Hovenweep National Monument may look like a small speck on a map, but there is so much to do that several days will be required to experience it all. One of the most popular destinations in this park is the Holly Pueblo Group, yet this site is not exactly easy to access. The Holly Pueblo Group is located in a remote spot and getting there will require a little bit of determination. There are two neighboring ancient pueblo sites in this area, so it is best to plan on visiting all three, in order to make it a full day venture. The effort will be well worthwhile, because the Holly Pueblo Group offers one of the most intriguing visual experiences in the entire west!
The best place to start the venture is the Hovenweep Visitor Center, because free park maps with directions to the Horseshoe, Hackberry and Holly Pueblo Groups are provided. The local dirt roads can be rough, but a higher than average ground clearance passenger car should be able to get to the Horseshoe & Hackberry Trailhead. In order to continue onward to the Holly Pueblo Group, a 4x4 vehicle will be necessary because the last few hundred yards can be very demanding. When compared to driving on the rough dirt roads, hiking is actually the easier option! For the hikers, there is a four mile trail that starts by the visitor center and there is also a Holly Group Trailhead near Horseshoe and Hackberry that is only about 1 mile long. Either way, the Holly Pueblo Group certainly is worth the trek and the experience will feel like going on an expedition to a long lost city!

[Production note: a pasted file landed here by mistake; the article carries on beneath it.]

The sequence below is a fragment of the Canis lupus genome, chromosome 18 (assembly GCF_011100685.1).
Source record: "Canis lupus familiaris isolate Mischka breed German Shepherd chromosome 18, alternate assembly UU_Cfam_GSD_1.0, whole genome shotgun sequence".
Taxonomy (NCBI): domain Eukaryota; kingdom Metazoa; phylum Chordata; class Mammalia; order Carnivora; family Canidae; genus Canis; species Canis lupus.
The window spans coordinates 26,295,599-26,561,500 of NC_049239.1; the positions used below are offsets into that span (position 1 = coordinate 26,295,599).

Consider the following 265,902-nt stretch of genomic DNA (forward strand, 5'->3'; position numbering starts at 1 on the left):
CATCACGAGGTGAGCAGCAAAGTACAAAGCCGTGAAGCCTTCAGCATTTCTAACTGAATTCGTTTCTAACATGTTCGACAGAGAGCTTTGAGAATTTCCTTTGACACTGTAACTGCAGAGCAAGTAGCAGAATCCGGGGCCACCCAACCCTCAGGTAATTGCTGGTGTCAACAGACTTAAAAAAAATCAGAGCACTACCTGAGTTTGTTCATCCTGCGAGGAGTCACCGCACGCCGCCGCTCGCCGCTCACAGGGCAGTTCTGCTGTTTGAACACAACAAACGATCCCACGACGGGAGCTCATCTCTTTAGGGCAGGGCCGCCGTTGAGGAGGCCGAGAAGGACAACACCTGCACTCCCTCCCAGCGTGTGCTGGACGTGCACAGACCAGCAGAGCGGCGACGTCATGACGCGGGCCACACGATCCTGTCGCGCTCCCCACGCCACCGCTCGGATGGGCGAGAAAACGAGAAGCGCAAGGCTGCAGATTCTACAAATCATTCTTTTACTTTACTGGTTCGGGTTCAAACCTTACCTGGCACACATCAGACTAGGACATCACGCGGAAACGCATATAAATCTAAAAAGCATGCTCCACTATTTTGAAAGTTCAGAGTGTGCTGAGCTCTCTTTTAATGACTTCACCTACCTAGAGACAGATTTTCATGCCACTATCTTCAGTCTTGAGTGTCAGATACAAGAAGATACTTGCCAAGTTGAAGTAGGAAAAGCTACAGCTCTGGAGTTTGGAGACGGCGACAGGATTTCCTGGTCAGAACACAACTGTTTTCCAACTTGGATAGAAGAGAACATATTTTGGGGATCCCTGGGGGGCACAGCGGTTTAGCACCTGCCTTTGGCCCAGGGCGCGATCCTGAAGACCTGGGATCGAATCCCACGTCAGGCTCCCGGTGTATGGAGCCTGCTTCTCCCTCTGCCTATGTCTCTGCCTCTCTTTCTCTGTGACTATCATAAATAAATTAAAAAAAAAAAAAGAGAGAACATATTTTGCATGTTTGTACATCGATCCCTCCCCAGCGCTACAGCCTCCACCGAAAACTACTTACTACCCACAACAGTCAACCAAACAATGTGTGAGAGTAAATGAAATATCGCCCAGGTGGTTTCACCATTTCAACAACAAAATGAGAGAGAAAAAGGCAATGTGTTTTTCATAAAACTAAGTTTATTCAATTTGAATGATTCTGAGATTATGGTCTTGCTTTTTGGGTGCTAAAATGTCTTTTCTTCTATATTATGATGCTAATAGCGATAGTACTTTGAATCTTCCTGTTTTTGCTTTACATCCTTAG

Upon arrival, there is a foot trail that goes to the canyon where the Holly Pueblo Group is located. The trail follows the high ground around the rim of the canyon and there are good spots to view the remnants of the Tilted Tower, which was constructed on top of a gigantic boulder. The Holly House and Holly Tower are also found along the trail, which truly are amazing to see. The architectural styles in this canyon certainly are unique and hours can be spent pondering over the significance of each structure. This is especially for the Tilted Tower, which looks as if it belongs in a fantasy world landscape painting.
There is also a short spur trail at Holly that goes to an ancient petroglyph site, which will provide even more subject matter to ponder over. The Holly Pueblo Group was both a utilitarian and ceremonial site, where seepage springs provided life giving water. This pueblo group dates back nearly 1,000 years, so there is a long timeline to study and the origins still hold untold mysteries that can only be imagined. The Tilted Tower imparts a visual experience that compares to a daydream come to life and this is all the motivation needed to make the expedition happen!
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